```rand ("state", v) ```

You may also initialize the state vector from an arbitrary vector of length <= 625 for v. This new state will be a hash based on the value of v, not v itself.

By default, the generator is initialized from `/dev/urandom` if it is available, otherwise from cpu time, wall clock time and the current fraction of a second.

To compute the pseudo-random sequence, `rand` uses the Mersenne Twister with a period of 2^{19937-1 (See M. Matsumoto and T. Nishimura, Mersenne Twister: A 623-dimensionally equidistributed uniform pseudorandom number generator, ACM Trans. on Modeling and Computer Simulation Vol. 8, No. 1, January pp.3-30 1998, http://www.math.sci.hiroshima-u.ac.jp/~m-mat/MT/emt.html). Do not use for cryptography without securely hashing several returned values together, otherwise the generator state can be learned after reading 624 consecutive values.

Older versions of Octave used a different random number generator. The new generator is used by default as it is significantly faster than the old generator, and produces random numbers with a significantly longer cycle time. However, in some circumstances it might be desirable to obtain the same random sequences as used by the old generators. To do this the keyword "seed" is used to specify that the old generators should be use, as in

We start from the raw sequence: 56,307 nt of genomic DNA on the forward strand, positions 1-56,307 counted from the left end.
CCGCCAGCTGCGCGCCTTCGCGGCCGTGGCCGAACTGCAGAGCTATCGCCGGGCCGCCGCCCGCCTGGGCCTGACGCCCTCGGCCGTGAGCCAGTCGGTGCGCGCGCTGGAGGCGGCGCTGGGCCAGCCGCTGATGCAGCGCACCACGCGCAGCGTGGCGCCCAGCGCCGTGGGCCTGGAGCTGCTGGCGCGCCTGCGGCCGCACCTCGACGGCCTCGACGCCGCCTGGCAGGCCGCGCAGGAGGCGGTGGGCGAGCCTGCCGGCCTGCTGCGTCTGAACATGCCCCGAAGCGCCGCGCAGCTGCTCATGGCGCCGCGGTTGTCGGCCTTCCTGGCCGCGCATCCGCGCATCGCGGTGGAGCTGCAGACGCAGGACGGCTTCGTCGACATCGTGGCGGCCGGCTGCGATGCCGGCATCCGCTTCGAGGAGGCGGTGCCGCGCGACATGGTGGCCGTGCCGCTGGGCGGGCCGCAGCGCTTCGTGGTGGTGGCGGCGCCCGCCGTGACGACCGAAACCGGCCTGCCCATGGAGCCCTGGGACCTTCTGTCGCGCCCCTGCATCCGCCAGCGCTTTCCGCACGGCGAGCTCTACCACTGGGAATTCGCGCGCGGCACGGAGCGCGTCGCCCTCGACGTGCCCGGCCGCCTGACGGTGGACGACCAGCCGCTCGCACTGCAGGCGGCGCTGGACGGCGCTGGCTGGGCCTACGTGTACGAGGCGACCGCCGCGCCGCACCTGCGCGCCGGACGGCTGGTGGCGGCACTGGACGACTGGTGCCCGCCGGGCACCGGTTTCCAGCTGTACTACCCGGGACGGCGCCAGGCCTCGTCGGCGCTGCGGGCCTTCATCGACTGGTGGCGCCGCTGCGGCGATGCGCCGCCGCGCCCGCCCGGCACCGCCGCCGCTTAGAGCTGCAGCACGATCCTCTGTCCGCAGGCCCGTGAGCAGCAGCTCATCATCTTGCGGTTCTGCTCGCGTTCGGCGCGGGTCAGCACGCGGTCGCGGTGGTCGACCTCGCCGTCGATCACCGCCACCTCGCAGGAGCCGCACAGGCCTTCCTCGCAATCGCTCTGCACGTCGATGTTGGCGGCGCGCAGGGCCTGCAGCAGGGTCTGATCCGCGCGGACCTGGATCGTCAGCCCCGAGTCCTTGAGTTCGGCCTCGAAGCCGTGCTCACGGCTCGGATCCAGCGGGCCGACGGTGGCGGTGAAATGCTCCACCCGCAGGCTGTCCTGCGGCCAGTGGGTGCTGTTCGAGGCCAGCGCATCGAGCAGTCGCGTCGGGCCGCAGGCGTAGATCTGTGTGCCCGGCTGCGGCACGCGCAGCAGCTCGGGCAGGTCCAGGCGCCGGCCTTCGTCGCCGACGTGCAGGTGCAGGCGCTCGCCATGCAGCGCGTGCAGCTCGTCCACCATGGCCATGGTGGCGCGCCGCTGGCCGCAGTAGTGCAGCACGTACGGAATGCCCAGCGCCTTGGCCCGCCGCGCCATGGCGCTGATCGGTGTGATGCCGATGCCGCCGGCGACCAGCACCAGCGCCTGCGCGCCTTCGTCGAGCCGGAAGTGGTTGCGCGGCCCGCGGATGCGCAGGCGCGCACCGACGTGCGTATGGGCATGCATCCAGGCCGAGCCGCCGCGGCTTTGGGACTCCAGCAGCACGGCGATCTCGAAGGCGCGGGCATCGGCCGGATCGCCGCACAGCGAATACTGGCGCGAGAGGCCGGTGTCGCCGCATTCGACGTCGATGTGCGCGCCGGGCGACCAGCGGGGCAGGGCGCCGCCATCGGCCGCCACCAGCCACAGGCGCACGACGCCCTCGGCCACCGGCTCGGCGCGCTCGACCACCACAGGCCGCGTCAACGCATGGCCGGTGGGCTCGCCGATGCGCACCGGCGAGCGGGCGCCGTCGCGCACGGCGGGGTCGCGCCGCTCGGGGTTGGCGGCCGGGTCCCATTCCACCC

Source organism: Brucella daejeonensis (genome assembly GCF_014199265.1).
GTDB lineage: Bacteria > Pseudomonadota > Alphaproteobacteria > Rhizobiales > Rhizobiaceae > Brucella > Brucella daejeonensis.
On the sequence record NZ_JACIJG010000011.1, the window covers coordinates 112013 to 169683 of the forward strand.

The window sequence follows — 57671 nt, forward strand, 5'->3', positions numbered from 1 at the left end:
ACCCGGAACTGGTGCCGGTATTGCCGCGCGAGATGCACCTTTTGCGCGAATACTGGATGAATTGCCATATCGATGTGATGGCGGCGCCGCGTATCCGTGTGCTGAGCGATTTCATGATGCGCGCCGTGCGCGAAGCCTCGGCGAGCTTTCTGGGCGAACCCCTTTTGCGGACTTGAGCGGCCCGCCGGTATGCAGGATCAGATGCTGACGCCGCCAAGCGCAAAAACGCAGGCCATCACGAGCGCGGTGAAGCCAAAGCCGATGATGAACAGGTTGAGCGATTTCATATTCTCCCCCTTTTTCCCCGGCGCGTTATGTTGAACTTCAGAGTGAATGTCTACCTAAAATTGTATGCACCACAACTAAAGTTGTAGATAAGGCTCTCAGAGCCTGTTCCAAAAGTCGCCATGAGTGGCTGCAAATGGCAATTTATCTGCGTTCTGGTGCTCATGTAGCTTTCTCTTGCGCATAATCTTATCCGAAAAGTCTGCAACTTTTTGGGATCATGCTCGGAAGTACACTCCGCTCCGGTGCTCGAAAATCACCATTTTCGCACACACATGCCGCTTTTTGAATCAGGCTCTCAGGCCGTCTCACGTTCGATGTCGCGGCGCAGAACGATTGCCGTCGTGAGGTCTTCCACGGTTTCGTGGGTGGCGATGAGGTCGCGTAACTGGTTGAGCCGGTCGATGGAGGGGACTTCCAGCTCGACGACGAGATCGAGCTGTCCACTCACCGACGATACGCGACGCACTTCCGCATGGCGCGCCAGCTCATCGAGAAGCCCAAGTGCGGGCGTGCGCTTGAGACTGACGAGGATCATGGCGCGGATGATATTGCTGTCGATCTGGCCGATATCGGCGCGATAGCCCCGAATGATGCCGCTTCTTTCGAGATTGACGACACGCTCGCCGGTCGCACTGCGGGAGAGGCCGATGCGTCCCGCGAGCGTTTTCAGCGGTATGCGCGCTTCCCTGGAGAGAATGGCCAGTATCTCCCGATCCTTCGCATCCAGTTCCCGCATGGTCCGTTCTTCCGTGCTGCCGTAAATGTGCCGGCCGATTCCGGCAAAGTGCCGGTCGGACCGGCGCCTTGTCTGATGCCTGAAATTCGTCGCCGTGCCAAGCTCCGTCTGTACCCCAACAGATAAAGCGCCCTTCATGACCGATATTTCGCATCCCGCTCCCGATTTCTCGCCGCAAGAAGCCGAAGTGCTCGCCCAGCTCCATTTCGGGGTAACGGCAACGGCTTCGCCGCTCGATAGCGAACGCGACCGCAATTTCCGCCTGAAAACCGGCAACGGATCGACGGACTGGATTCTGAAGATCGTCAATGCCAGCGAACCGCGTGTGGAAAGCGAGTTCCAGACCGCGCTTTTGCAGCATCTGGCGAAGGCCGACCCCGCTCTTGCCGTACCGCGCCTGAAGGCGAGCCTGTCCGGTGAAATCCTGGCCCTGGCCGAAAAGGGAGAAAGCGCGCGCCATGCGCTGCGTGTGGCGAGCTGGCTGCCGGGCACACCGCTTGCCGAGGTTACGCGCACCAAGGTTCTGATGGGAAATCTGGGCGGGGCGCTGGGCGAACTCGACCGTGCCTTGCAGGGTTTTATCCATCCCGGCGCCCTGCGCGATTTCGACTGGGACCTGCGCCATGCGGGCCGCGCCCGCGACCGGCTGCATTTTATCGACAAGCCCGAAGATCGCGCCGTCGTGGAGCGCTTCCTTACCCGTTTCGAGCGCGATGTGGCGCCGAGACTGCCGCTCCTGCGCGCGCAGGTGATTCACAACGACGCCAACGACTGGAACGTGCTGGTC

```rand ("seed", val) ```

which sets the seed of the generator to val. The seed of the generator can be queried with

 ```s = rand ("seed") ```

However, it should be noted that querying the seed will not cause `rand` to use the old generators, only setting the seed will. To cause `rand` to once again use the new generators, the keyword "state" should be used to reset the state of the `rand`.

Return a matrix with normally distributed pseudo-random elements having zero mean and variance one. The arguments are handled the same as the arguments for `rand`.

By default, `randn` uses the Marsaglia and Tsang “Ziggurat technique” to transform from a uniform to a normal distribution. (G. Marsaglia and W.W. Tsang, Ziggurat method for generating random variables, J. Statistical Software, vol 5, 2000, http://www.jstatsoft.org/v05/i08/)

Return a matrix with exponentially distributed random elements. The arguments are handled the same as the arguments for `rand`.

By default, `randn` uses the Marsaglia and Tsang “Ziggurat technique” to transform from a uniform to a exponential distribution. (G. Marsaglia and W.W. Tsang, Ziggurat method for generating random variables, J. Statistical Software, vol 5, 2000, http://www.jstatsoft.org/v05/i08/)